Reclaiming the board
I miss my board! I don’t know how many instructors I’ve heard share this lament, myself included. In face-to-face classroom teaching, there are so many ways that we use our whiteboard or document camera to help our students practice handwriting, to gather vocabulary, or to enhance input to aid students’ noticing of language features. Things like the diagramming of sentences and the annotatiation of texts can certainly be reproduced in a slideshow, but it’s painfully time-consuming and doesn’t allow for spontaneity. And while digital annotation tools are available, if you’re like me, you probably find it cumbersome and slow to hand-write even a single word with a mouse or trackpad. (To say nothing of the fact that my handwriting ends up looking like that of a kindergartner writing with their off hand.)
One solution is to use a tablet and stylus or simply a smartphone and finger. Now, you’re probably saying, Didn’t you just tell me to use an external monitor to get away from a tiny laptop screen? How am I supposed to teach from my phone!? The key is logging in to your already running synchronous session from your mobile device separately, as a co-host with screen sharing privileges but without an audio connection, to avoid feedback or echoes. And voilà, you’re ready to write, on-screen edit, or diagram sentences to your heart’s content. For much more on Teaching Handwriting Online and Using Zoom’s Annotate Function, please check out our Blog.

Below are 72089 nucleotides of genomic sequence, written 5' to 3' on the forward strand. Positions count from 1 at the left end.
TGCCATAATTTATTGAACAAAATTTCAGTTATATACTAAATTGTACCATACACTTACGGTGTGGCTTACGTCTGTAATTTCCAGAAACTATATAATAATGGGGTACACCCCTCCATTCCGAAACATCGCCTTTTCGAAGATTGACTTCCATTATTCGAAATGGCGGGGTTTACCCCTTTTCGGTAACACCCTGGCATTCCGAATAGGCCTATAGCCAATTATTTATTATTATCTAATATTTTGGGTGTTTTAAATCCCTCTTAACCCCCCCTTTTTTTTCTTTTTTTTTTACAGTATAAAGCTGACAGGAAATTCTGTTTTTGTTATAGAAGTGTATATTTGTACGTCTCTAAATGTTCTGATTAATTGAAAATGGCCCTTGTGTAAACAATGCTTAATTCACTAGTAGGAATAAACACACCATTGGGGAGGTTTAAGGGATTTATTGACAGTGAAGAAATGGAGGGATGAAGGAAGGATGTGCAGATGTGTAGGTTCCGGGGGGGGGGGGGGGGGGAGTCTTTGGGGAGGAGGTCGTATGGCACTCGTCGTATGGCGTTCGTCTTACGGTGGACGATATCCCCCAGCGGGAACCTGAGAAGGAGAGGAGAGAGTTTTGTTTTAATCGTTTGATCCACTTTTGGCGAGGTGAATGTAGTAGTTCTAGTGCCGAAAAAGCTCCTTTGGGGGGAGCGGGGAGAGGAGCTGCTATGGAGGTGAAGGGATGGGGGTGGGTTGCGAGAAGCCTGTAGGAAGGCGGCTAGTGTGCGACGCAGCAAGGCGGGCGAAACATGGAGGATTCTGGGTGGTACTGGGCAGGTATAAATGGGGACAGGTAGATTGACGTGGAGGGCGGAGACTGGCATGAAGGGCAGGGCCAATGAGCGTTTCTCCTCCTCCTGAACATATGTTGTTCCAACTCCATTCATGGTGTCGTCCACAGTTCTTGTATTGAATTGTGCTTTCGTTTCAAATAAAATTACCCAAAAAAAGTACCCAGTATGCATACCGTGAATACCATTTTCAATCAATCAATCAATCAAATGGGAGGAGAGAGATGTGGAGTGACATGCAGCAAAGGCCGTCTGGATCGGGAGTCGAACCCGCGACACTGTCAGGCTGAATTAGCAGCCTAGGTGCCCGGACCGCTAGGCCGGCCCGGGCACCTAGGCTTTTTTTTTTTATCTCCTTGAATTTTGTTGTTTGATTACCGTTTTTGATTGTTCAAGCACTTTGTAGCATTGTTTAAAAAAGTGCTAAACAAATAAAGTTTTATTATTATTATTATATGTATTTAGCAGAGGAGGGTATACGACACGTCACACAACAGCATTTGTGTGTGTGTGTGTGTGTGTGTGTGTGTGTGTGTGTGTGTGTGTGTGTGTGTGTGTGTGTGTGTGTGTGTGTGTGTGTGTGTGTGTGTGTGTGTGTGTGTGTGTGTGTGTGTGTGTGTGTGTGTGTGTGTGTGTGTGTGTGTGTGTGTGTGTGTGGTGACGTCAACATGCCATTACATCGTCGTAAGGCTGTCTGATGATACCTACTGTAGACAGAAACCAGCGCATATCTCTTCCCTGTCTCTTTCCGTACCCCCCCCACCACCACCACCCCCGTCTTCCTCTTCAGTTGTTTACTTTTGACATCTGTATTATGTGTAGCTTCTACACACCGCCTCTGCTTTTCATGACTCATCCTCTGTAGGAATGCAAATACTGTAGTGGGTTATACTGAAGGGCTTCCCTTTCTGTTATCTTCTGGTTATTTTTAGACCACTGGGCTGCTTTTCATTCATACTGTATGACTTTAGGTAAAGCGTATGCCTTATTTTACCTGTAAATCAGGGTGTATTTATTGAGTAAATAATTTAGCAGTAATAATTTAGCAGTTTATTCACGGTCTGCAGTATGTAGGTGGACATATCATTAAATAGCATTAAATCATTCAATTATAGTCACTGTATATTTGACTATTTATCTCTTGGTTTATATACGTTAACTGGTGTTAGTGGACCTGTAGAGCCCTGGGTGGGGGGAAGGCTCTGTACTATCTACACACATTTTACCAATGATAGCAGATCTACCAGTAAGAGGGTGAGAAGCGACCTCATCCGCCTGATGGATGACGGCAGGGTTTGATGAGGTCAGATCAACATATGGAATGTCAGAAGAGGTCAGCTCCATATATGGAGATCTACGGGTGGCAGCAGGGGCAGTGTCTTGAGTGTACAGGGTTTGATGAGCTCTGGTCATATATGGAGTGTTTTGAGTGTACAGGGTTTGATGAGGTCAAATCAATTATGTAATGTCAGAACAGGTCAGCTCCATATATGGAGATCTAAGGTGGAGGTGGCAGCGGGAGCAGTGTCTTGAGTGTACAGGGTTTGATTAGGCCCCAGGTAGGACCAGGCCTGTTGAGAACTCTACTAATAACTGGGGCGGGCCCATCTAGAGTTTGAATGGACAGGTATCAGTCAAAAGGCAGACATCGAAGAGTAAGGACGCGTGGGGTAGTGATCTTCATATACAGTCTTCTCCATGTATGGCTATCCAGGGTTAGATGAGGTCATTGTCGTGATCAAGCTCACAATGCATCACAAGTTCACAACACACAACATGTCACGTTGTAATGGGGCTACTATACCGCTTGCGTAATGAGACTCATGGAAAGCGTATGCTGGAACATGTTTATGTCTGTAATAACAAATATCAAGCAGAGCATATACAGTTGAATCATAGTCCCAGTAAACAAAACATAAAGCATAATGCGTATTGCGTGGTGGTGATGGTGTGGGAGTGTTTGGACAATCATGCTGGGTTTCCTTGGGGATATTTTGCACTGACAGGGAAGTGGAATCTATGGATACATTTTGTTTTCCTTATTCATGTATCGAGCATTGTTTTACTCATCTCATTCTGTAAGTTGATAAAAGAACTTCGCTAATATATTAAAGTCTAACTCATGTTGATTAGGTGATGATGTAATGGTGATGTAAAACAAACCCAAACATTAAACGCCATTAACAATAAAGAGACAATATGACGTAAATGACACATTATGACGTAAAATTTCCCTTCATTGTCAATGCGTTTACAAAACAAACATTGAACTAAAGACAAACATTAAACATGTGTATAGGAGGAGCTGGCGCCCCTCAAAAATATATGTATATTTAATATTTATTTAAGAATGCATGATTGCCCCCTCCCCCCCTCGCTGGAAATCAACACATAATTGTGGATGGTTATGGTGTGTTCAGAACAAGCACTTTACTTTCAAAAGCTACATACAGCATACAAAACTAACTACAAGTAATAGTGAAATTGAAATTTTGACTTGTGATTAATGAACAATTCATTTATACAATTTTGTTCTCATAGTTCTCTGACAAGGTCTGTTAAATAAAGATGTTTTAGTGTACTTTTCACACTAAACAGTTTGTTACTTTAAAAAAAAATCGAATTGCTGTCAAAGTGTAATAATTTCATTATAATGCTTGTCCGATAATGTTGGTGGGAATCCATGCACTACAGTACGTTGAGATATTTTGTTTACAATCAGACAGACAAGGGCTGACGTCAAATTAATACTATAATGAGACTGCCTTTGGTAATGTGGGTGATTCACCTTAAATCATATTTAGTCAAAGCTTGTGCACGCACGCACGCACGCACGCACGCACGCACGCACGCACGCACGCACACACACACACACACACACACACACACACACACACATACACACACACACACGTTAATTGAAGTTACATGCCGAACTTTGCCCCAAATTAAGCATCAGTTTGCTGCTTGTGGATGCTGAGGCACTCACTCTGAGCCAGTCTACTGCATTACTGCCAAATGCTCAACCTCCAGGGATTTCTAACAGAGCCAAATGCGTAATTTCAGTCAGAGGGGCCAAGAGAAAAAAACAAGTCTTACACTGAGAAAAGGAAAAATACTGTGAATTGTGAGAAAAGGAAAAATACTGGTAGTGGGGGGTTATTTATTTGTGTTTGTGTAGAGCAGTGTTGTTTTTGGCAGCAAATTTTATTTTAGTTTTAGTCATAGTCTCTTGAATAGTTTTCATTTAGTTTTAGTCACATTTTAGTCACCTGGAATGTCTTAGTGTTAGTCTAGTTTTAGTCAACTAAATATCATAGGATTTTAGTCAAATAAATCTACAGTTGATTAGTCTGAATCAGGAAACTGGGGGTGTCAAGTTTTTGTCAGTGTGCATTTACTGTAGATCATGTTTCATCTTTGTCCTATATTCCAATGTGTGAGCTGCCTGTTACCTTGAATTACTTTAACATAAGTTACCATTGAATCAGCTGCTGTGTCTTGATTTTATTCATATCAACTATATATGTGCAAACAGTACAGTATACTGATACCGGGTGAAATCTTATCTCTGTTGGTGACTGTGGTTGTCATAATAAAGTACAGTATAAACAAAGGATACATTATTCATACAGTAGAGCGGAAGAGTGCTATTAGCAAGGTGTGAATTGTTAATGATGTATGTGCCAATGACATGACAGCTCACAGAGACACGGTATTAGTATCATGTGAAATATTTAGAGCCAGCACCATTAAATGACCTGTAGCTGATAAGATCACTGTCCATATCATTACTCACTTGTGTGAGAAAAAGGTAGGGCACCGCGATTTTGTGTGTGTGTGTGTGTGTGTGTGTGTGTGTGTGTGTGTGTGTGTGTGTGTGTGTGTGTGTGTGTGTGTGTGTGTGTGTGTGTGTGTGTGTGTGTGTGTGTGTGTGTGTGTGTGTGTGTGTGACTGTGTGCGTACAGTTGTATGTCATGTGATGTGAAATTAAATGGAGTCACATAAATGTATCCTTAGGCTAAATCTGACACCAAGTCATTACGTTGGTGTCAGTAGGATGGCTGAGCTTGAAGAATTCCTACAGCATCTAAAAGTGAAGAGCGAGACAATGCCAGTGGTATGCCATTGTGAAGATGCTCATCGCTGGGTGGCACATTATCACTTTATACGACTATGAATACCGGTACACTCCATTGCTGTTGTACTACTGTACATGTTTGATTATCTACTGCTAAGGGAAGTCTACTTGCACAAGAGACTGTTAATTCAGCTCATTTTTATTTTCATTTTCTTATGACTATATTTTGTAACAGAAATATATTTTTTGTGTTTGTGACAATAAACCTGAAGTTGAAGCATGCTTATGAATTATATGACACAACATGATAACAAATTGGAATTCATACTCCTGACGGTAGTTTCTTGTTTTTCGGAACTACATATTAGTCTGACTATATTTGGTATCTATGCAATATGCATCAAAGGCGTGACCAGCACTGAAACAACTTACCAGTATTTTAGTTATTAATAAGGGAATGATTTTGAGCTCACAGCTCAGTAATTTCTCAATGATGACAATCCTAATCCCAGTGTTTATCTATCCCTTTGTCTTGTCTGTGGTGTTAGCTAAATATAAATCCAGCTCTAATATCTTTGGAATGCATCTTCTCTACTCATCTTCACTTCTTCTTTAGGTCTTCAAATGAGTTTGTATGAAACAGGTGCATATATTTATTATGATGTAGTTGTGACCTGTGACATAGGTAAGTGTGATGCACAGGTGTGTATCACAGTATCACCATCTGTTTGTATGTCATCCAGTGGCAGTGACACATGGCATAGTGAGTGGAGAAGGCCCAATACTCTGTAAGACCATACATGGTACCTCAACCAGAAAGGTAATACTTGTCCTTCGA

With your rockstar physical space now established, it’s time to prepare your virtual environment, so check back soon for Part 2: Prepping Your Online Space.
Join our upcoming course!
These practical strategies—and more of that strong online language teaching pedagogy I mentioned above—will be featured in this upcoming course: Oral Communicative Tasks in Online Language Teaching, which starts in just a few days!
The course will bring together a community of educators to explore best practices for how to design and facilitate both synchronous and asynchronous oral communicative language tasks. Over the course of three weeks, participants will develop a cohesive week-long module of scaffolded, incrementally more challenging tasks, culminating in a synchronous task featuring the negotiated, spontaneous interaction of interpersonal communication.
The great advantage about taking this course now is that, because it is a pilot course, you pay much less than what its final price will be.
Learn more and sign up on the Oral Communicative Tasks course page. We are excited about this new course and we are looking forward to seeing you there!
Author: Austin Kaufmann, ESL Instructor and Ed Tech Specialist, Michigan State University